Clause 1 of Section II states, inter alia, that "No advertising may offend against good taste or decency or be offensive to public or sectoral values and sensitivities, unless the advertising is reasonable and justifiable in an open and democratic society based on human dignity, equality and freedom".

The complainant submitted that the commercial is offensive as it depicts angels, who are regarded as God's messengers, falling from heaven for a human wearing AXE deodorant.

The ASA acknowledges that South Africa is a multi-cultural society and recognizes that it is important to ensure that all religious faiths and beliefs, no matter how large or small the communities that practice them, are treated with the same consideration and respect.

The Directorate notes that the commercial is metaphorical and that the angels are meant to represent something more than simply beautiful women.

The commercial sets out to communicate that the new AXE fragrance is so irresistible that even angels will be enticed by it.

It is set in an Italian like town which is renowned for being romantic, it also has religious significance insofar as Catholicism is concerned. The setting adds to the religious ambience and shows angel-like creatures falling from the sky. The music in the background is reminiscent of a choir which goes with the theme of angels.

The concern with this is the fact that the "angels" are depicted as falling from the sky / heaven, which in itself has significant meaning, and secondly, that they are attracted to the young, mortal man.

An angel, according to Christian beliefs is God's heavenly messenger who obeys His commands. Angels also symbolise purity and goodness while "fallen angels" symbolise wickedness. Fallen angels are generally as angels that rebel against God, and are permanently banned from God's glory and presence.

The Directorate is also mindful of the fact that the angels are not simply coming to earth, or descending on earth, but falling, effectively crashing to earth, which supports the notion that they are fallen angels, presumably banished.

When it becomes apparent that they are falling from heaven over a man who wears this deodorant would be considered disrespectful and offensive to the core beliefs of Christians, as angels are known to be celestial beings regarded as divine and pure. The commercial therefore communicates that saintly creatures would give up their heavenly status and fall from grace for a man.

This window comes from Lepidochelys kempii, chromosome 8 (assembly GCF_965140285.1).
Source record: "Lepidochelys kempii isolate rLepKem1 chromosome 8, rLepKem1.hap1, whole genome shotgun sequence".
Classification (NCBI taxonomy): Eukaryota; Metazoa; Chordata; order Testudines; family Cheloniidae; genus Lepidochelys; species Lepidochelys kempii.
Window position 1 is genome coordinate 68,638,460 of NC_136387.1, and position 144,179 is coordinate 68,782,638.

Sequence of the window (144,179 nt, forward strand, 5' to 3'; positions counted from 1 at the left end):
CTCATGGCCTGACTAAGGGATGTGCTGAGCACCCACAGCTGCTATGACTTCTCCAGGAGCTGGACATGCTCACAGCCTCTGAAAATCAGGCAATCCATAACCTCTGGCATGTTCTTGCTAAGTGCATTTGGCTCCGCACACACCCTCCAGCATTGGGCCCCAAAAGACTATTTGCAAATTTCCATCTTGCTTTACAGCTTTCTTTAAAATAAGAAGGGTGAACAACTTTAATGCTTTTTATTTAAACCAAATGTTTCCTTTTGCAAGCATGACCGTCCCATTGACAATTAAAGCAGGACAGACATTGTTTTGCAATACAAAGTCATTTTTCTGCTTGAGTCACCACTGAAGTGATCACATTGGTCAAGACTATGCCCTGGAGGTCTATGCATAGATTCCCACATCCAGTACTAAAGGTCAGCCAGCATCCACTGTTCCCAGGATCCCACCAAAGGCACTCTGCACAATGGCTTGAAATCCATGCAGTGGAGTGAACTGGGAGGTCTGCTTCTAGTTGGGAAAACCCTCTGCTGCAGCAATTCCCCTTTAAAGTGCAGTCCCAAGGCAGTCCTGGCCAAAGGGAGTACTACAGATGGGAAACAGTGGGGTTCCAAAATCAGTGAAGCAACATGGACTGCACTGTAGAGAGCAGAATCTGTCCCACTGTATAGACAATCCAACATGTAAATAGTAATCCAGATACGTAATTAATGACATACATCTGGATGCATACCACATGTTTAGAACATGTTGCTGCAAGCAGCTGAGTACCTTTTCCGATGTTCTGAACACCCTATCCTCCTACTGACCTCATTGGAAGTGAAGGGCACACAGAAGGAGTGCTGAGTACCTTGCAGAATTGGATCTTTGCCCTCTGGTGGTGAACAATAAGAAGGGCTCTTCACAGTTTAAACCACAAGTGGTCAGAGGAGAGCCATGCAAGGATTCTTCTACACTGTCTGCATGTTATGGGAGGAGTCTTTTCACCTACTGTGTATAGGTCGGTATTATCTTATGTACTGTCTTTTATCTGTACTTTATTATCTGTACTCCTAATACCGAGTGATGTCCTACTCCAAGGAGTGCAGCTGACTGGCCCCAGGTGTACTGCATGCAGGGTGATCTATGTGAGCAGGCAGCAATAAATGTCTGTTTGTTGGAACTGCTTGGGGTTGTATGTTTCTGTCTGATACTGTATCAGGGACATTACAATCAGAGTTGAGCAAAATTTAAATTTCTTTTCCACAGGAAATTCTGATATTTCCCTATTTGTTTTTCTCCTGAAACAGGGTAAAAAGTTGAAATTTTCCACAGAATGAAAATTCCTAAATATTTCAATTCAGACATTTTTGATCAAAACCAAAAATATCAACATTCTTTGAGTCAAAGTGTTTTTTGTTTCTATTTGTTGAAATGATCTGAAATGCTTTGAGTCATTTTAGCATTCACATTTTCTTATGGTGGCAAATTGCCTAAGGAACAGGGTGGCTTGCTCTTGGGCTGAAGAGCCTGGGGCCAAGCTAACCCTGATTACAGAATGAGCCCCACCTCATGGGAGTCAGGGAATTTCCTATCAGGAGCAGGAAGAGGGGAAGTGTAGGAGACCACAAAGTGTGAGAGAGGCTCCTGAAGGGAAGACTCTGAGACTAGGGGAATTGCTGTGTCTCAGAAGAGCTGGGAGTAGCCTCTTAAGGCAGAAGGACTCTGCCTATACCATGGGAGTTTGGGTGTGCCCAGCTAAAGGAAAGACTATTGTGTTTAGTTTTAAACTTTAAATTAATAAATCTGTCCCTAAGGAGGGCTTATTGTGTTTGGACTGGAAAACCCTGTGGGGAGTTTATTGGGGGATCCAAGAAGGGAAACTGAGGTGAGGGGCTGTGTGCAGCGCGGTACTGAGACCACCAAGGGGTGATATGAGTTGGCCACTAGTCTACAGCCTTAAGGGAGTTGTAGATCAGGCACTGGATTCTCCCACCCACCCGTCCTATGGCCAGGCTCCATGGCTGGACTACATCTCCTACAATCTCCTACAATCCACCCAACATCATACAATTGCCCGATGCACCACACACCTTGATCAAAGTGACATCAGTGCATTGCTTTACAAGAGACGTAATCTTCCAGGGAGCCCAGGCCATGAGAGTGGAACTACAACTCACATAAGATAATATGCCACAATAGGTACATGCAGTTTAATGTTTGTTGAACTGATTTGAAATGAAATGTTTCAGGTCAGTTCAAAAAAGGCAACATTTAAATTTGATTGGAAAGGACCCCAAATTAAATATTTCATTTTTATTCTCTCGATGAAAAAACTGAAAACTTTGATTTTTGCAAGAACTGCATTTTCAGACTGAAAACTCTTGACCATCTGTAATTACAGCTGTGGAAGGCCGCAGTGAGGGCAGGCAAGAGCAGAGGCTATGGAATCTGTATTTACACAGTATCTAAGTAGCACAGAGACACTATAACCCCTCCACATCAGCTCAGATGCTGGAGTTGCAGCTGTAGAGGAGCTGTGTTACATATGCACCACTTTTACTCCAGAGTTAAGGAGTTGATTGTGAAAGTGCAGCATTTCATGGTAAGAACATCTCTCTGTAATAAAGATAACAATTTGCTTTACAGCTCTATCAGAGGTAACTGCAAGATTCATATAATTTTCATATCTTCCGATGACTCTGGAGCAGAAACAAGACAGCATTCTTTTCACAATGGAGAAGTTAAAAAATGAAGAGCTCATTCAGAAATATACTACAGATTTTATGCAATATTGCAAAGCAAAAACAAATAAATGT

While the Directorate is mindful of the hyperbole employed by the respondent, it is not convinced that this is sufficient to negate the offence experienced by the complainant. Unlike the Virgin Mobile example highlighted by the respondent, this commercial takes place in the "real world", and not in the fantasy of the hero character.

The voice-over along with the tagline in the commercial state: "New AXE Excite. Even angels will fall." There is a close up toward the end of the commercial showing the angels smelling the young man which suggest that they are completely drawn to him. This adds to the impression that these celestial beings are being kicked out of heaven over their quasi lust for a human wearing this fragrance. Put differently, the angels fell from heaven over their desire for the man wearing this deodorant.

As such, the problem is not so much that angels are used in the commercial, but rather that the angels are seen to forfeit, or perhaps forego their heavenly status for mortal desires. This is something that would likely offend Christians in the same manner as it offended the complainant.

Based on the above the commercial is in contravention of Clause 1 of Section II of the Code.

The respondent is required to:
Withdraw the commercial in its current format;
The process of withdrawing the commercial must be actioned with immediate effect;
The process of withdrawing the commercial must be completed within the deadlines stipulated by Clause 15.3 of the Procedural Guide, and
The commercial may not be used again in this format in future.

The complaint is upheld.